So I recently posted about how I thought so many blogs were ugly and had bad pictures. Sorry guys, but it's true. Thanks to Emma's comment though, I realized that many people would probably like to take better photos and just don't know how. So I thought I should help better the situation instead of complaining. I'm no pro or anything, but I do really like taking photos and would love to share the way I think about it.
My Photo Philosophy goes a little like this:
Photographs are more than mere representations of life, they contain a world of their own. When given an opportunity to "do" something new- to be art instead of just snapshot- they have the power to capture a lot more of the feelings emotional
One of my biggest pet peeves about photo taking is the 'line up.' You know what I'm talking about. Line up your friends with arms around each other and big smiles at the party... line up your family in front of the statue or fountain on your vacation, line up the bridesmaids and groomsman etc... We take these obligatory photos to supposedly capture and remember events... but does it work?
I like to think of the camera as another person in the room. It can do things that we can't. It can go low, high, see things from the side. Treat it as your own eye. When you're at a party, you don't go around lining people up in rows, stepping back and then talking to them. No. You sit on the couch, you stand by the food, you hug. Don't remove the camera to a cold, far off position. Instead let it become an intimate member of what is happening.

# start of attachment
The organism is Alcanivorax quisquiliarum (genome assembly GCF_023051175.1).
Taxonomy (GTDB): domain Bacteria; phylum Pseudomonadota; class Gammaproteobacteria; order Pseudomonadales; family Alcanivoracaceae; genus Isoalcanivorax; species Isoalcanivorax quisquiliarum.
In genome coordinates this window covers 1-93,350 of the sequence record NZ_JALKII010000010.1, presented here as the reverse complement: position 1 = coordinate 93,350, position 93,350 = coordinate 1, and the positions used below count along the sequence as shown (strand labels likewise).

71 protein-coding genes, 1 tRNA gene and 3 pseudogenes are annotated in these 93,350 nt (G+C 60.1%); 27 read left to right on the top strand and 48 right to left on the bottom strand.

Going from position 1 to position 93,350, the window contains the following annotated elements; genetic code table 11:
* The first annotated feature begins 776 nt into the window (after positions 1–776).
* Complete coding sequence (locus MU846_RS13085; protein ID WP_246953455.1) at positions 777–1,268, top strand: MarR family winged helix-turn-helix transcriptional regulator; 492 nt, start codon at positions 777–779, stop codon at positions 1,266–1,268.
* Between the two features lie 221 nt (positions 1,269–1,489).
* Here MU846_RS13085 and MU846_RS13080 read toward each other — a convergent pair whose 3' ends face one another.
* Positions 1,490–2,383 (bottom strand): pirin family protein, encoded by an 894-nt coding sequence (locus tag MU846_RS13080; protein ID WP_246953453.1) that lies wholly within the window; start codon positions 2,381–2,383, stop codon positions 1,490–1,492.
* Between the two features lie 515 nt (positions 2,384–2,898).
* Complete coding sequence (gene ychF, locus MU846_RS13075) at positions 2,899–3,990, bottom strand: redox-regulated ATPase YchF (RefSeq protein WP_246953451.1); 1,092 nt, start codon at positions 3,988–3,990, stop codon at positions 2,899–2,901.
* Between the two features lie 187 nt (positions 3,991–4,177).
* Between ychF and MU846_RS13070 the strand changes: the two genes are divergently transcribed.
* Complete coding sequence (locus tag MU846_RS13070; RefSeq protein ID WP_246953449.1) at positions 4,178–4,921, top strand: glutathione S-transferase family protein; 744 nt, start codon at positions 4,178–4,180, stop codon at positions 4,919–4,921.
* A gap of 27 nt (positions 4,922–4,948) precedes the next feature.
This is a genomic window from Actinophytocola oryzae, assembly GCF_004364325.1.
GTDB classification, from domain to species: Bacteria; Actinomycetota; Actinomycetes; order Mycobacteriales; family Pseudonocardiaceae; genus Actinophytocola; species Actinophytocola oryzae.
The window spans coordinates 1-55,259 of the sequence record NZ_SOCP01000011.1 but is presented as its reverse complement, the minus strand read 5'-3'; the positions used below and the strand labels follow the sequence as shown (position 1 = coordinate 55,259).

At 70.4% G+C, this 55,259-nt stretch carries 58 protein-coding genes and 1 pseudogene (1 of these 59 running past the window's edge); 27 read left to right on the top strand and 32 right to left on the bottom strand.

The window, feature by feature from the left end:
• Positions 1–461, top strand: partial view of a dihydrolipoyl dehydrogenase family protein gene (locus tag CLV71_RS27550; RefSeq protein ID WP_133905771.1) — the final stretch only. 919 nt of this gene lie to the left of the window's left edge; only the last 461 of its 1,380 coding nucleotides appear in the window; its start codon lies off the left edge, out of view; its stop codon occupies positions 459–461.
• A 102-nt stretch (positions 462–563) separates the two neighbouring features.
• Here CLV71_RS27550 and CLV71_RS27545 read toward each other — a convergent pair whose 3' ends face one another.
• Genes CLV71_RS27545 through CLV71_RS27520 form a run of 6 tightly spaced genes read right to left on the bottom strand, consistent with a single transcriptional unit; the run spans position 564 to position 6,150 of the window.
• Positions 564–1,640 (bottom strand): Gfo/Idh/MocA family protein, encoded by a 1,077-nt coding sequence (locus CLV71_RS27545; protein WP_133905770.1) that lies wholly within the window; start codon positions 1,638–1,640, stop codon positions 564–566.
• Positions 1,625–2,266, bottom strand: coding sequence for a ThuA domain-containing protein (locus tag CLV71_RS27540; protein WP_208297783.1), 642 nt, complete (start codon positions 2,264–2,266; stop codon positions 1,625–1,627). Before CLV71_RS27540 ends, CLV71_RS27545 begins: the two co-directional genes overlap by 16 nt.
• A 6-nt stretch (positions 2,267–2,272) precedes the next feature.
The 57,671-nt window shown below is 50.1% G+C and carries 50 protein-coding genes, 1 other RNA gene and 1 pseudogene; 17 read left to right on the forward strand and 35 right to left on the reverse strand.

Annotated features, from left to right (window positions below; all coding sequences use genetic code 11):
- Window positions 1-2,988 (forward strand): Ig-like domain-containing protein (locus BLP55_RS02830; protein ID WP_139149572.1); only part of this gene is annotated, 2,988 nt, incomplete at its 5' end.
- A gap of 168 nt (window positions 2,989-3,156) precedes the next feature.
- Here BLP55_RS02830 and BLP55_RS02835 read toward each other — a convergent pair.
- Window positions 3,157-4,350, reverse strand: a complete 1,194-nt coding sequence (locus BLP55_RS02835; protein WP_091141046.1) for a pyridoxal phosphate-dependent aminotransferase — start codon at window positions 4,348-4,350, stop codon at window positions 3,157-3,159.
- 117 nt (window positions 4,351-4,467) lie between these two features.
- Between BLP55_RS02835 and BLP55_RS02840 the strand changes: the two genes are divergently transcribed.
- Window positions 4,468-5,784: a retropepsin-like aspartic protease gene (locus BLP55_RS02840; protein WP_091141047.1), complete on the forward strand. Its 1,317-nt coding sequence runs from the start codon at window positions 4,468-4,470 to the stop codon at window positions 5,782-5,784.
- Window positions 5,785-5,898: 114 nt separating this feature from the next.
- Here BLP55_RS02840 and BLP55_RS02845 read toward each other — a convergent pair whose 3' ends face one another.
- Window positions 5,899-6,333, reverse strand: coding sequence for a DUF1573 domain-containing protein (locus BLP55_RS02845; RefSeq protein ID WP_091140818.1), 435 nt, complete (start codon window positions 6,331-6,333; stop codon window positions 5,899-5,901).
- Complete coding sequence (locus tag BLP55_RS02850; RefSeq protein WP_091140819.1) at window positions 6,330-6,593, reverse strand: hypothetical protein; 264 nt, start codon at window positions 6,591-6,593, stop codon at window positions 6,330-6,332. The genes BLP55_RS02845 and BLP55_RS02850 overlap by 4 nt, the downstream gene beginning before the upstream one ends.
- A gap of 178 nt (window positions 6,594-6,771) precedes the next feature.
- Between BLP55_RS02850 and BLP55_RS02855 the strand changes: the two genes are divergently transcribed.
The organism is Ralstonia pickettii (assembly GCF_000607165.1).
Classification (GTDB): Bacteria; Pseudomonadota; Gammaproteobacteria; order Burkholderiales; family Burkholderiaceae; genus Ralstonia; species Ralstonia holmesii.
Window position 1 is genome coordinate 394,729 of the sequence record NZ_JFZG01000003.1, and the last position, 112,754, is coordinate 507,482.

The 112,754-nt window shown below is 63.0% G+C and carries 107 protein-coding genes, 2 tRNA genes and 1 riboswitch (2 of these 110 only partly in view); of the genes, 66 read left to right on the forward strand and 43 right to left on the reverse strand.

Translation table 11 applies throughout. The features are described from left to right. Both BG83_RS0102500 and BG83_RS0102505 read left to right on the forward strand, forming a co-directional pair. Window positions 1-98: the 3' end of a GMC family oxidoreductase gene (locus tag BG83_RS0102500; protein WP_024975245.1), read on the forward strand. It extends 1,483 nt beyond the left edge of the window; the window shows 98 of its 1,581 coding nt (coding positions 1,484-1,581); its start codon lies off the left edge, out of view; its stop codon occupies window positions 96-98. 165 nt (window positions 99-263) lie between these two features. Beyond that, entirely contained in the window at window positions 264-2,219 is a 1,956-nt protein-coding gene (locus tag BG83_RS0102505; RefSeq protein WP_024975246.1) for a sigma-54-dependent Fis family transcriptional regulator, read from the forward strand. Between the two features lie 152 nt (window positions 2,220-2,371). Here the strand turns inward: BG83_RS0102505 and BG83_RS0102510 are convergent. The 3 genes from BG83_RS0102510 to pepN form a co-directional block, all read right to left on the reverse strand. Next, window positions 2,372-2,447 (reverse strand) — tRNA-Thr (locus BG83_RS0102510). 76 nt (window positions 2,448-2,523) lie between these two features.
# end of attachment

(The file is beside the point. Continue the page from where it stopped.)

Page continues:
So how might you do this?? Well. I prepared a set of photos to explain what I'm talking about. It's just basically looking past the obvious and infusing life into the photo.
I wanted to capture what it felt to be at my desk this morning. I looked at all the things going on... computer with my current blog post, my half drunk coffee, my drawings, a stitch sample in progress, my colored pencils... all of these things 'happening.'
The obvious photo:
It's straight on, shows everything but is pretty flat. It's not a bad photo. It's in focus at least, but doesn't convey the excitement of what working at my desk is like, the energy of so many different tasks taking place, nor does it exhibit my sumptuous yarn.
So I thought a detail of the yarn might be nice. I tried to get it to show the computer too.
#1 Shows the swatch, but still looks kinda flat.
#2 Gets my coffee cup, which is good and the pencils add color...
#3 Gets the swatch close up, which is nice for knitters to get to see. Also, because the shot is closer some of the background is out of focus. Doesn't it seem to have a bit more energy?
#4 Is very similar to #3, but the swatch is lower accross the frame, which I like better. Just like how odd numbers tend to look better than evens , placing the focal point of your photo along the edge or corner rather than the middle, gives your eye a path to travel and just looks better somehow.
#5 I tried the other direction for kicks. I wanted to see if I could get my drawings, pencil and knitting book in too. I really like the string disappearing off the edge.
#6 The final attempt is a winner!! (In my book!)Sometimes it takes a few tries, which is why digital is so awesome. You can take a whole bunch of photos and find the best one. It doesn't cost anything or take that much more time.
What I like about this is that it's slightly off kilter. The orange pencil jumps out at me yet it's trapped under the book, which is interesting. I can see a hint of the drawings, my computer aglow, my coffee cup unfocused in the background and the knitting is there but not too much of a focus. It looks like I could be back for it at any moment right? This photo looks to me like what it feels like to be at work at my desk. That's what I wanted to accomplish! Yippee!
Now, will anyone be attending Photo Class #2????